A minor issue and pet peeve
“We are confident that embryology, biology, and a philosophically consistent view of human rights lie on the pro-life side, and look forward to making that case both on the streets and in the debate.” – Stephanie Gray
Another problem I’d like to deal with is a term Gray brought up during the debate: “scientific fact.”
There’s no such thing.
The “scientific method” certainly does exist, though. It goes like this: “theories,” or absolute statements about reality, are proposed and then tested. If they fail, they are discarded. If they survive, another round of testing begins. Testing consists of creating predictions about reality from that theory, and gathering “evidence” to see if the predictions failed. Evidence is direct or indirect experience through the senses. Not many people realize that evidence itself is just a special type of theory; while theories can depend on other theories, pure evidence can only depend an one thing, that your senses are accurate at or during a specific time and place.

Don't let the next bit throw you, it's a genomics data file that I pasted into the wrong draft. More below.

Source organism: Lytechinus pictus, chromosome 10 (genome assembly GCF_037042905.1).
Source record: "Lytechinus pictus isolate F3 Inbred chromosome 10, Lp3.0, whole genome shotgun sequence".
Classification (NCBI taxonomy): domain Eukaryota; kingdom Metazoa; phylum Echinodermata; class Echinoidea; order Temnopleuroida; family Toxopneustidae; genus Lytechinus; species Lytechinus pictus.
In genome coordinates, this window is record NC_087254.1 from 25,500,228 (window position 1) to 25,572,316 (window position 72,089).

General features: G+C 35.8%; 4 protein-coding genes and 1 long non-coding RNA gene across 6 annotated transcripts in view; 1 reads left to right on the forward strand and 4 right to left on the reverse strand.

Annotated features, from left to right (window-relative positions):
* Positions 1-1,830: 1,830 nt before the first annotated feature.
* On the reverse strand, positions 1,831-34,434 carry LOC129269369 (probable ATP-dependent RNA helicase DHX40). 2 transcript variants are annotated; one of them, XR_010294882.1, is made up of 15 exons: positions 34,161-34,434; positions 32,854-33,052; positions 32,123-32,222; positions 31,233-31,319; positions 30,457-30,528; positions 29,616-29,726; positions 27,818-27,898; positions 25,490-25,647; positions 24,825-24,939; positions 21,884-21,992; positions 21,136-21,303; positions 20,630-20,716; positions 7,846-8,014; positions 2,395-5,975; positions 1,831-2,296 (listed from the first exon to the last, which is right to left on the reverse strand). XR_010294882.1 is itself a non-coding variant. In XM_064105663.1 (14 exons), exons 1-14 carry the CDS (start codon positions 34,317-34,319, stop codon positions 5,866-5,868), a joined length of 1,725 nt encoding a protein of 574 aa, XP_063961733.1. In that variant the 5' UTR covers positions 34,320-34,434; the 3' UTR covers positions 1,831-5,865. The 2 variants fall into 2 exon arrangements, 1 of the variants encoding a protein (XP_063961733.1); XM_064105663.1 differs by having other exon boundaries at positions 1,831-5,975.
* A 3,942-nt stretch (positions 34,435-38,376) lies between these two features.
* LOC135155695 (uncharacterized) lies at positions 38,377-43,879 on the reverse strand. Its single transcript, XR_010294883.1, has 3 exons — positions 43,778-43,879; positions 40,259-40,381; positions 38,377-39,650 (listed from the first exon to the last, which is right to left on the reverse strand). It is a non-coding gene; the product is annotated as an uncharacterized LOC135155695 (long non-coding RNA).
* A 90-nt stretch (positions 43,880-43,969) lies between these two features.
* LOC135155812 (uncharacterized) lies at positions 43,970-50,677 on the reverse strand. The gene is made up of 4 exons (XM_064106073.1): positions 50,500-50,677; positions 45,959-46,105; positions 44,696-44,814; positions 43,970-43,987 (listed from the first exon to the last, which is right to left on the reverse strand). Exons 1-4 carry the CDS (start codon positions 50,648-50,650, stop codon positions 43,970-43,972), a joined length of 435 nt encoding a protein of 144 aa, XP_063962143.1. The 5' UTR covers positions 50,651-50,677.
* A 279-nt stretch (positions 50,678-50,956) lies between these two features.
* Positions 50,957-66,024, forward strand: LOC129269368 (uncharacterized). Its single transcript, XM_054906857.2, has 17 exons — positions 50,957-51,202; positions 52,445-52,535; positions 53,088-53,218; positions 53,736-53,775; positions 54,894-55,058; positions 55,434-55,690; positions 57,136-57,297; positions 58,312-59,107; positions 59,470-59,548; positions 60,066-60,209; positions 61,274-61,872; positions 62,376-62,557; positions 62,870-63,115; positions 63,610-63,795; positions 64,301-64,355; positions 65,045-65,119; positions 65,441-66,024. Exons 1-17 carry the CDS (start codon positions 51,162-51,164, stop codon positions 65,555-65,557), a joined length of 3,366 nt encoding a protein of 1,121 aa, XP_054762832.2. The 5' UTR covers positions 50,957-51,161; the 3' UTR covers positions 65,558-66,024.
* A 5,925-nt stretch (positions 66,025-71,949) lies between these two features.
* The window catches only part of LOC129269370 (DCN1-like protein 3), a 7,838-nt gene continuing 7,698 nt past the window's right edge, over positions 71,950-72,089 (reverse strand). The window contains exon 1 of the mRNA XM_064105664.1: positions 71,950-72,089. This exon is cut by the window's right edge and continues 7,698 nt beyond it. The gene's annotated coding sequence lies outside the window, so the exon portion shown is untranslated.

I digress, though. I hope you at least spotted the emphasis on dis-proof in science. Absolute statements or “facts” are things to be torn down, not relied on. Certainty is never reached; at best, it is merely approximated.
It’s embarrassing that Gray would claim to rely on science, yet misunderstand the basics of science. This doesn’t rule out that her “facts” can be relied on, of course; she could have meant “scientific theory with overwhelming support” instead, but misspoke or simplified the details. That’s why I’m dealing with it now, before I launch into her arguments; it’s a worrying detail, but by itself unimportant.